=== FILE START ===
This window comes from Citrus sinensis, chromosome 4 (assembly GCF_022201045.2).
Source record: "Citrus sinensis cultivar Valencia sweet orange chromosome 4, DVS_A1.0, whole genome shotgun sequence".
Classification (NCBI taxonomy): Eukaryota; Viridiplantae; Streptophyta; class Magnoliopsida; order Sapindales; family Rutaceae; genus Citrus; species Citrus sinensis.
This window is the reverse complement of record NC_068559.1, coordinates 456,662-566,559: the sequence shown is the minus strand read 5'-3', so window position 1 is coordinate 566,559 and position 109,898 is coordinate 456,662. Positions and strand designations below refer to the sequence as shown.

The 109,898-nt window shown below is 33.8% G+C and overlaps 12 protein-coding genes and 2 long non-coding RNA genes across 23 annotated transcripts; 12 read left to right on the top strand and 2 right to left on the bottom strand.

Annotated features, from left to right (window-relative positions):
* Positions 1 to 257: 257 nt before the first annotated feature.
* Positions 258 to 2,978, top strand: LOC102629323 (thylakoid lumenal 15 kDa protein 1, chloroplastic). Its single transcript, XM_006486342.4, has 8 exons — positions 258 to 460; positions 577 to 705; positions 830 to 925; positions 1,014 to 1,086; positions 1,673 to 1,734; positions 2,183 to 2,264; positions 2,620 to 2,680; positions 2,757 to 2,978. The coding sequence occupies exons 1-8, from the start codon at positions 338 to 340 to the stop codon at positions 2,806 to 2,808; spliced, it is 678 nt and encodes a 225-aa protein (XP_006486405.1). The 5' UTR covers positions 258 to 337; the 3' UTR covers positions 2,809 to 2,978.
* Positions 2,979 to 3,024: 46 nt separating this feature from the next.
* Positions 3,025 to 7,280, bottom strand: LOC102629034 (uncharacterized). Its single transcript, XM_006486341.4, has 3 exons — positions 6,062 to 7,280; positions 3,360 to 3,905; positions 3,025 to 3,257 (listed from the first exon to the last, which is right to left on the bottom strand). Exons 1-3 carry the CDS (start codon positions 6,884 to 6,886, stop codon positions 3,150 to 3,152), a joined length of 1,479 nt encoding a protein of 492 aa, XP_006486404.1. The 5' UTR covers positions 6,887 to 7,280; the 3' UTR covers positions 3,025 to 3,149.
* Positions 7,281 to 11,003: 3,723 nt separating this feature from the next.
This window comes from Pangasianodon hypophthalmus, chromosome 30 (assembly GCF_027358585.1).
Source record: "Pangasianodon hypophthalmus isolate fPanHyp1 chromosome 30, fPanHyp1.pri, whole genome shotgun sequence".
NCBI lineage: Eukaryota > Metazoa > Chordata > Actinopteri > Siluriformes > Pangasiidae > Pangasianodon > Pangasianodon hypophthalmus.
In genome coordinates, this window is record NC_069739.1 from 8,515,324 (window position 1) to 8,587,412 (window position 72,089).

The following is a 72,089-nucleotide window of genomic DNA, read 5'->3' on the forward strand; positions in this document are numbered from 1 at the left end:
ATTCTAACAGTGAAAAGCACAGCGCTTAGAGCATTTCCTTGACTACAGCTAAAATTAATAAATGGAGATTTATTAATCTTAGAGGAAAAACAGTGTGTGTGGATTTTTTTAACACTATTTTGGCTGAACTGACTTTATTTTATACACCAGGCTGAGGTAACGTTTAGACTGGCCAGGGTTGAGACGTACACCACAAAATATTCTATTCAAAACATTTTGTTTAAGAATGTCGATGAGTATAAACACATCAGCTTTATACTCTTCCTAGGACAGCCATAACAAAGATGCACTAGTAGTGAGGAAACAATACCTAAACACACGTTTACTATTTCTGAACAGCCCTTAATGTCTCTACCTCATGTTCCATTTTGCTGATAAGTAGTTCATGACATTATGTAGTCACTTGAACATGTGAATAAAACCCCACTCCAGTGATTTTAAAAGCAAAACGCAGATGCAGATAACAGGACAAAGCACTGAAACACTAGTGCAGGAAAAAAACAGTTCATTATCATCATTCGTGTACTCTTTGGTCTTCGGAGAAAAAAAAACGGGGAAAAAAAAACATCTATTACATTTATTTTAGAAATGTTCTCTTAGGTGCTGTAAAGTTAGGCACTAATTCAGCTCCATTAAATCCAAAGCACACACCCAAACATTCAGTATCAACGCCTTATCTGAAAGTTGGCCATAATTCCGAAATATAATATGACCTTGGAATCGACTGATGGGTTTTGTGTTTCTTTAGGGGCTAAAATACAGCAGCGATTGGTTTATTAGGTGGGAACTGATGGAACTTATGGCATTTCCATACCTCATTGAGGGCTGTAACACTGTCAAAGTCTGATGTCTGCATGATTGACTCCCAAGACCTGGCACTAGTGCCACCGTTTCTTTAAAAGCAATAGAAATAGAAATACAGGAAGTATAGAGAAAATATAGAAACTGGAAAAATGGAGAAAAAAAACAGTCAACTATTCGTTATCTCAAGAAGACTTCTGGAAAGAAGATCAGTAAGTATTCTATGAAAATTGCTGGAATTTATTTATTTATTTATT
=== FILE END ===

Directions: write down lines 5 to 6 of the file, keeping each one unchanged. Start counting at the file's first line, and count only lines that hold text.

The 109,898-nt window shown below is 33.8% G+C and overlaps 12 protein-coding genes and 2 long non-coding RNA genes across 23 annotated transcripts; 12 read left to right on the top strand and 2 right to left on the bottom strand.

Annotated features, from left to right (window-relative positions):